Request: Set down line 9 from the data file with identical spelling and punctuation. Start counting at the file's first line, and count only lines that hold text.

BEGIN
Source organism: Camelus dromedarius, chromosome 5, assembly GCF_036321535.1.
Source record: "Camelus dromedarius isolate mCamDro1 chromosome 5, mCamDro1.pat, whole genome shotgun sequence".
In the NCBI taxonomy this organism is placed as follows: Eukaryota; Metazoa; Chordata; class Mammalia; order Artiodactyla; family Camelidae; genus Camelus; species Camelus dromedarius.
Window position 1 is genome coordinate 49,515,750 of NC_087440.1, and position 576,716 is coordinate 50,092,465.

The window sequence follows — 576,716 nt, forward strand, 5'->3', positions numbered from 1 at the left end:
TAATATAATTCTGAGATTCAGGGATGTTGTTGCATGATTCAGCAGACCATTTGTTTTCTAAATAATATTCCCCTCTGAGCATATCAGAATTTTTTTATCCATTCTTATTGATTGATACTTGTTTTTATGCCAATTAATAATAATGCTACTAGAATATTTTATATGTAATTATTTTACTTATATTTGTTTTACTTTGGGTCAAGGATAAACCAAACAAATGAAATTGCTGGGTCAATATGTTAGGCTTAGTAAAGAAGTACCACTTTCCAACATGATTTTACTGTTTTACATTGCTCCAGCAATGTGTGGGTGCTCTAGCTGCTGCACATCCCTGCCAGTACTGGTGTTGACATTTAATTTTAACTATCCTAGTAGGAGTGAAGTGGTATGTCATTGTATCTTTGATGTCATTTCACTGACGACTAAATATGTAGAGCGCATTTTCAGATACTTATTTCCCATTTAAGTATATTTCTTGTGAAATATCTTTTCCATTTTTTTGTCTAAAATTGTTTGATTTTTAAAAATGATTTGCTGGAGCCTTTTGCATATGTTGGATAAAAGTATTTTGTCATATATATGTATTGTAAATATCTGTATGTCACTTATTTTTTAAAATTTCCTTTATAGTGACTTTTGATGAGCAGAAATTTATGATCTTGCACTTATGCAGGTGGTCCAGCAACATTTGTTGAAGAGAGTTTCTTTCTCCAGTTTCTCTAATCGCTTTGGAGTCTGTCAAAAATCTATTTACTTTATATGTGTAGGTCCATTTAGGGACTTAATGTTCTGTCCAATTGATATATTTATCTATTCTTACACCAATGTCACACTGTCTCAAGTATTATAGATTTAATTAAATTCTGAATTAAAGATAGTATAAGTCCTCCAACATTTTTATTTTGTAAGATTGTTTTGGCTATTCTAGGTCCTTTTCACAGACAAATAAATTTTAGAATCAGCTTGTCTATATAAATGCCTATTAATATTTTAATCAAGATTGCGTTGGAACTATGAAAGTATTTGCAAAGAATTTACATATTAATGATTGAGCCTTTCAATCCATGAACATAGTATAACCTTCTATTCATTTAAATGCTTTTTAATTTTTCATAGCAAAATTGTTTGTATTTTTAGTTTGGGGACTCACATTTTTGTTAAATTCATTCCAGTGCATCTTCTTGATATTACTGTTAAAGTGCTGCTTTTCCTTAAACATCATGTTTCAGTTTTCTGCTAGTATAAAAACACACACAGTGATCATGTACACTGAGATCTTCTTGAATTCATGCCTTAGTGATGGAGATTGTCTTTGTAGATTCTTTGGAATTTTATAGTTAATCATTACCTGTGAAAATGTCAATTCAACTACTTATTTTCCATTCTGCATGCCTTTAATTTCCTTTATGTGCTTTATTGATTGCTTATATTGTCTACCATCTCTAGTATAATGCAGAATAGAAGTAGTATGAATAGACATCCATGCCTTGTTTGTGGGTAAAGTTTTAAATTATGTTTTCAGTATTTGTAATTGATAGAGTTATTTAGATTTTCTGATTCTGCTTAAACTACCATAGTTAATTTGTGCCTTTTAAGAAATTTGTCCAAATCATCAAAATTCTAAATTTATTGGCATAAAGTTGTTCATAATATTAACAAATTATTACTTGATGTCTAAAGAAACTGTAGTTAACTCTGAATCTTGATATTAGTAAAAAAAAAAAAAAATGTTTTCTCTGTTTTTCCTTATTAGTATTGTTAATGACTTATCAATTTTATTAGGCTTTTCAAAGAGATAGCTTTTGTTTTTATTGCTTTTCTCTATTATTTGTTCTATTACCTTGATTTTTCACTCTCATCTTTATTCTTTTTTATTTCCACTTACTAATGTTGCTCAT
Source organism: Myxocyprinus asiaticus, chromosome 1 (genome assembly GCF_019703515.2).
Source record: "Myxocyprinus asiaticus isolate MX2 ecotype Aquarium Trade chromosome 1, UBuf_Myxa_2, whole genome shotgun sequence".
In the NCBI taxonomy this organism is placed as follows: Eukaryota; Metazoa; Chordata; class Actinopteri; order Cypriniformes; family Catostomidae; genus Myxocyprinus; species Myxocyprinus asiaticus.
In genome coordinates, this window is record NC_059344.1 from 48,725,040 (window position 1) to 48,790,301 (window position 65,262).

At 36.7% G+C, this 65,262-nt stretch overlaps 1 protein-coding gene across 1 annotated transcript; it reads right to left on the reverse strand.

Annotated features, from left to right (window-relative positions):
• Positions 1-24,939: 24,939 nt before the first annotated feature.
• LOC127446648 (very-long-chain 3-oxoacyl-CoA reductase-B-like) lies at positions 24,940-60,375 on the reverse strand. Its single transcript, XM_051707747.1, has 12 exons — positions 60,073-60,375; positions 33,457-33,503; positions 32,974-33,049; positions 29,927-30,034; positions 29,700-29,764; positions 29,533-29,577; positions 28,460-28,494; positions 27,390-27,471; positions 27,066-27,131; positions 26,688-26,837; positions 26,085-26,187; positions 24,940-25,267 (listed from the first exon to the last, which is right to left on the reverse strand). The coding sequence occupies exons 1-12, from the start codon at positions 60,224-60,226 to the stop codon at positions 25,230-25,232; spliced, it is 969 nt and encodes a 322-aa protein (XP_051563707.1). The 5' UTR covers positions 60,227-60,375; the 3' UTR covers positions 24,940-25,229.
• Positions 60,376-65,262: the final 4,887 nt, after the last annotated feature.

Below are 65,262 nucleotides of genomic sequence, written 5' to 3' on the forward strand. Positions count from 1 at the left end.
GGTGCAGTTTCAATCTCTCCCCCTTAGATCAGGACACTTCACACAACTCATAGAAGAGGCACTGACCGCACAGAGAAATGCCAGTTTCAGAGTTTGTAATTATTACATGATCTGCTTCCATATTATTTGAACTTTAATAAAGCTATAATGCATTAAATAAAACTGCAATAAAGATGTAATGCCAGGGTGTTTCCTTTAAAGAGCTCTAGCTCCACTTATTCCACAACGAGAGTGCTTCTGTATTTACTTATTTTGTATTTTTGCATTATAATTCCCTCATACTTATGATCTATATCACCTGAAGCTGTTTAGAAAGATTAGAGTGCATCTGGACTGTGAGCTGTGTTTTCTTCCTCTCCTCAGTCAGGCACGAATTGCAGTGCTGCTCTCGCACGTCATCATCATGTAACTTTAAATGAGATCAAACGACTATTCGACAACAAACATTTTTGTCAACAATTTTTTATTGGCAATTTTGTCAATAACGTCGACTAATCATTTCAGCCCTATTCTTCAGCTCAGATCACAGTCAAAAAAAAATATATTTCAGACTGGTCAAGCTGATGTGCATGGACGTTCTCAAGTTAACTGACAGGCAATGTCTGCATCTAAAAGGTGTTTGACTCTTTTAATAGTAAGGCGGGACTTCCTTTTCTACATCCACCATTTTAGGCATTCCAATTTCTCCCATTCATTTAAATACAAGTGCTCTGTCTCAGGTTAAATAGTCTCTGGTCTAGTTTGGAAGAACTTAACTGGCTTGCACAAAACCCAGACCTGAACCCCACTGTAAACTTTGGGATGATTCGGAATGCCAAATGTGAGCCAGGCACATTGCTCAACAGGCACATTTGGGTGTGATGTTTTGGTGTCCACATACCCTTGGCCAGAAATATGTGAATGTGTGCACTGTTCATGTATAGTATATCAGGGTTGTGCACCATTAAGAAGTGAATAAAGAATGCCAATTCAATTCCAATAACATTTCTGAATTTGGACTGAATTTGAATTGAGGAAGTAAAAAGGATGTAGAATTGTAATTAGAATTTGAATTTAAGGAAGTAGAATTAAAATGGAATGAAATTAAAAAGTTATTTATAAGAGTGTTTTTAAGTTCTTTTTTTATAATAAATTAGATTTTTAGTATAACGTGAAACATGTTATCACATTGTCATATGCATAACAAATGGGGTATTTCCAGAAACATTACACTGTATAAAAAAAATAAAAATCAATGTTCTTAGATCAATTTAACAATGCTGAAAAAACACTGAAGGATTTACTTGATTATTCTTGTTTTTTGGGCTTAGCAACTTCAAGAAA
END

In the NCBI taxonomy this organism is placed as follows: Eukaryota; Metazoa; Chordata; class Actinopteri; order Cypriniformes; family Catostomidae; genus Myxocyprinus; species Myxocyprinus asiaticus.